The use of xenophobic language by Brazil’s new president, Jair Bolsonaro, known as the ‘Trump of the tropics’, reinforces a dangerous narrative in which refugees and migrants are portrayed as threats to national security, writes humanitarian worker Bruna Kadletz.
FLORIANÓPOLIS, Brazil – In his first official visit to the White House, Brazil’s new Far Right President Jair Bolsonaro, declared his support to president Donald Trump´s dehumanising immigration policies.
Publicly reinforcing dangerous stereotypes of refugees and migrants as threats to national security, cultural heritage and social order he said in an with Fox News on Monday, March 18th: ‘The majority of potential immigrants do not have good intentions or do not intend to do the best or do good for the American people.’1During the same interview Bolsonaro lent support to Trump’s plan to build his infamous wall along the US-Mexico border.
Such remarks are in line with a growing global anti-immigrant trend, treating refugees as unwanted, and referring them to as potential criminals and threats to stability.2
The Populist language of violence and xenophobia promotes the idea that asylum seekers, refugees and vulnerable migrants pollute societies, contaminating social and economic relationships, and that their presence leaves streets dirty. This normalises confinement in exclusion zones, such as refugee camps, detention centres or ships on dangerous voyages.
American author and cultural critic Henry Giroux calls this rhetoric the ‘discourse of pollution.’ In the United States, the Trump administration employs it as a form of dehumanization, enabling ‘policies in which people are relegated outside boundaries of justice and become the driving force for policies of terminal exclusion.’3
The Bolsonaro administration shadows Trump´s moves and employs the same rhetoric from the discourse of pollution. On entering office, his first major move was to pull Brazil out of the United Nations-led Global Compact for Safe Orderly and Regular Migration, adopted by more than 160 countries in December 2018.4‘Not just anyone can come into our home,’ he declared on Twitter. ‘Defending our national sovereignty has been a key part of our campaign and it is now a priority of our government,’ he continued in another tweet.
Bolsonaro’s views on migrants is consistent with a history of xenophobic comments. In a 2015 interview, he referred to Senegalese, Haitian, Syrian and other asylum seekers arriving in Brazil as ‘the scum of the world,’5 implying the country had enough problems already, and that they would even pose a threat to the Brazilian Armed Forces.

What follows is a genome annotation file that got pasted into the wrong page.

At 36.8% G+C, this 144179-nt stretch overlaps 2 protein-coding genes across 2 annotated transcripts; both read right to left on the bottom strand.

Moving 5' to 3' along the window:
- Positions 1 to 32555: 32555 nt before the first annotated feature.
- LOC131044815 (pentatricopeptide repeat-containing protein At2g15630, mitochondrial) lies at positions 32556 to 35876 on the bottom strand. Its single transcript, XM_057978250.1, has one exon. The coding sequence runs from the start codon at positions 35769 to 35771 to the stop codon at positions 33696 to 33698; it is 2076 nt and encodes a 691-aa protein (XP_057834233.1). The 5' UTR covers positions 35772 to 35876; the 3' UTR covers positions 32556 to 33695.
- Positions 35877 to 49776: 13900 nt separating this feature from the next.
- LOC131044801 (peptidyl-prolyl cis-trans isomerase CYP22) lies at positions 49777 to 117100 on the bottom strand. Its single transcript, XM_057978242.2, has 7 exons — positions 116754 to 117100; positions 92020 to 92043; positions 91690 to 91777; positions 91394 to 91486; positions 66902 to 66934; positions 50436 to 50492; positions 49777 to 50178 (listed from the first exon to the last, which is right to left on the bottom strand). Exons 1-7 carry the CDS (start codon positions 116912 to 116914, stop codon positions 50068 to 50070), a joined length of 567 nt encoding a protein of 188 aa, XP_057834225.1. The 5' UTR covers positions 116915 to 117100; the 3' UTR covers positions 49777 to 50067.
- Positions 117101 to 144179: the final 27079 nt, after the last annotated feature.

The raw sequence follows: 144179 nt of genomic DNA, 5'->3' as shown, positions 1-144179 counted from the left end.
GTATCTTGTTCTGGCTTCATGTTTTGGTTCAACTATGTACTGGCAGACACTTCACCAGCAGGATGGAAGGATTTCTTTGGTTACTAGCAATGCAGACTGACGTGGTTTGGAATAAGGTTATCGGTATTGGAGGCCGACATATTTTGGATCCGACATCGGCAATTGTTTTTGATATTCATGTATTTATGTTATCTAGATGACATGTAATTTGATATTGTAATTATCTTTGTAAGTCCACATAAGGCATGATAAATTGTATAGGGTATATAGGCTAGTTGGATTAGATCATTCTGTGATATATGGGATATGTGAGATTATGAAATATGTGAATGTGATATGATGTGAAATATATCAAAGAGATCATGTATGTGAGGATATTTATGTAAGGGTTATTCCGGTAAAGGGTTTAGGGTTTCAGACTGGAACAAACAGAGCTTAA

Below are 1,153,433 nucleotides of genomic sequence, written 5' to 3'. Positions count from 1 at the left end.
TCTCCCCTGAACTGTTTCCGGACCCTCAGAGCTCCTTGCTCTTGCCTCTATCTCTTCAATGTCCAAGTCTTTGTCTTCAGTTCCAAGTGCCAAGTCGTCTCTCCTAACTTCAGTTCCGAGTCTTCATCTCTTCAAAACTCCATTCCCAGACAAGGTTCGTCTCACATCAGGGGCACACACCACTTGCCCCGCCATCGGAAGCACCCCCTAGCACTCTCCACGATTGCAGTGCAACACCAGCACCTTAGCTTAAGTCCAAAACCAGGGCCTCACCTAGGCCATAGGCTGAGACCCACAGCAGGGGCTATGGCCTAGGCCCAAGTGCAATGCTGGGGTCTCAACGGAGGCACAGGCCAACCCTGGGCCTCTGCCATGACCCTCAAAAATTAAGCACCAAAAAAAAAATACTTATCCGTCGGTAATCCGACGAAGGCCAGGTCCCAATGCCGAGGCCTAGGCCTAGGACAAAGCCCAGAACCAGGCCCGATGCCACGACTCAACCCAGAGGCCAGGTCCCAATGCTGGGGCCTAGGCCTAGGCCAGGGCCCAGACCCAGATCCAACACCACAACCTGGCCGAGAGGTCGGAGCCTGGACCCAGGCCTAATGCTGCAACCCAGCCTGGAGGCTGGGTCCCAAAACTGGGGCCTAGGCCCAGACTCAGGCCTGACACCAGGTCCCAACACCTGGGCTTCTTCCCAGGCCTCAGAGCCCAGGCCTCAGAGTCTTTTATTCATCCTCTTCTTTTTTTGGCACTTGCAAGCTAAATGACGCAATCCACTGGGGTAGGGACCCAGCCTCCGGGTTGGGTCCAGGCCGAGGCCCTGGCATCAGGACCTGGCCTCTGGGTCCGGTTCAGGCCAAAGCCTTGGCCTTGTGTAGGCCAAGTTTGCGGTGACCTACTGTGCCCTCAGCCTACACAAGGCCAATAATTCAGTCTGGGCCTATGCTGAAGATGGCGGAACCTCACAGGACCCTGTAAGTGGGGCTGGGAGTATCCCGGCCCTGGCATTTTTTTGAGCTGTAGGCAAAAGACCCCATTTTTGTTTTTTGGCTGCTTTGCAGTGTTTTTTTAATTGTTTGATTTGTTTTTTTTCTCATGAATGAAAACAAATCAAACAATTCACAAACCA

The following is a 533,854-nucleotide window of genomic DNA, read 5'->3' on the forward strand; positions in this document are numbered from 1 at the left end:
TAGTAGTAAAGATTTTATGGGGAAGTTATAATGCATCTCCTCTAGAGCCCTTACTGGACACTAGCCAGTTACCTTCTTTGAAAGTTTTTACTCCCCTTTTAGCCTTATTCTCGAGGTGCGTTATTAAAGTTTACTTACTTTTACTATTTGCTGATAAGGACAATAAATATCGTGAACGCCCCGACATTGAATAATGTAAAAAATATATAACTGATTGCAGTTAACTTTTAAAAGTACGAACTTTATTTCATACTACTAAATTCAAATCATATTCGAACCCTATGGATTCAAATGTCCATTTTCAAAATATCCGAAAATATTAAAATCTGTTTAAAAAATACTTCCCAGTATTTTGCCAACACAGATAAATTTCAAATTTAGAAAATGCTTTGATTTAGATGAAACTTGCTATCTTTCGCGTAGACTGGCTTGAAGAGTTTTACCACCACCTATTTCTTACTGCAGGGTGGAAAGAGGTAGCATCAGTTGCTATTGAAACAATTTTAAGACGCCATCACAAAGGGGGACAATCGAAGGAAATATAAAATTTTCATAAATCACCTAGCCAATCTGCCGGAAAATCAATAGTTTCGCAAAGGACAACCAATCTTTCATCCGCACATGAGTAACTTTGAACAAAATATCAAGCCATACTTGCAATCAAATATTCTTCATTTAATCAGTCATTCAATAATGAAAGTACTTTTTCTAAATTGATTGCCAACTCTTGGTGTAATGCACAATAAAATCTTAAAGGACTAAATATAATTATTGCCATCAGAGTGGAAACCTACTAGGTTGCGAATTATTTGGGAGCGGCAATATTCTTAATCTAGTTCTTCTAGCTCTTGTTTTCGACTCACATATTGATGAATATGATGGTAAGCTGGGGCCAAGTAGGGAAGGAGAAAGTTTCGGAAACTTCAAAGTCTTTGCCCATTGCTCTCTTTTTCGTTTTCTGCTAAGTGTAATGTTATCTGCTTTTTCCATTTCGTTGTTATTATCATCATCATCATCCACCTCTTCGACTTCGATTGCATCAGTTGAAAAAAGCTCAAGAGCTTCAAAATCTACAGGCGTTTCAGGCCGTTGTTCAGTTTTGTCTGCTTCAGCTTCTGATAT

On January 6th, he posted a video on his official Facebook page of a Muslim woman being stoned to death. The description underneath reads, ‘Under Sharia law, a woman is stoned to death by many coward Muslims. This is the culture wishing to invade the West and subject us to this aberration.’6
The Brazilian government’s xenophobia and decision to walk away from the migration compact signals dark days of hostility, and stricter border controls.
Refugees and immigrants, seeking protection and better living conditions, are most affected by the discourse of pollution. Instead of having their human rights vindicated, such a point of view increases the vulnerability and fear of refugees and migrants.
Far Right global leaders seem to think their individual online rantings exist in a vacuum, but their words embed belief systems, and legitimates the behaviour of extremists. For a head of State to say migrants do not have good intentions or are scum is highly irresponsible. Leaders should be uniting people with a progressive vision, rather than exploiting existing divisions.
This perverse language informs policies which could lead to further exclusion and vulnerability in places from Brazil to the United States.
Thus, Bolsonaro’s administration poses a threat to refugees’ human rights. If his discourse of pollution brings harsher migration policies, the result could be further xenophobic attacks, hostility and policies of exclusion. That would only accentuate the vulnerability of asylum seekers and refugees in Brazil.
Violent and xenophobic language can lead to violent acts being perpetrated against refugees and migrants. The recent massacre at the two mosques in Christchurch, New Zealand, of fifty people, is just the latest example of White Supremacy and Far Right terrorism, encouraged by a misleading narrative of refugees and migrants as pollutants that need to be cleaned up.
In contrast to others, New Zealand´s Prime Minister, Jacinta Ardern, responded to the massacre with courage and leadership. Her compassionate and caring response is a stark contrast to the angry words of Donald Trump, Jair Bolsanaro and others. Only with the power of love can we move forward as a united global community.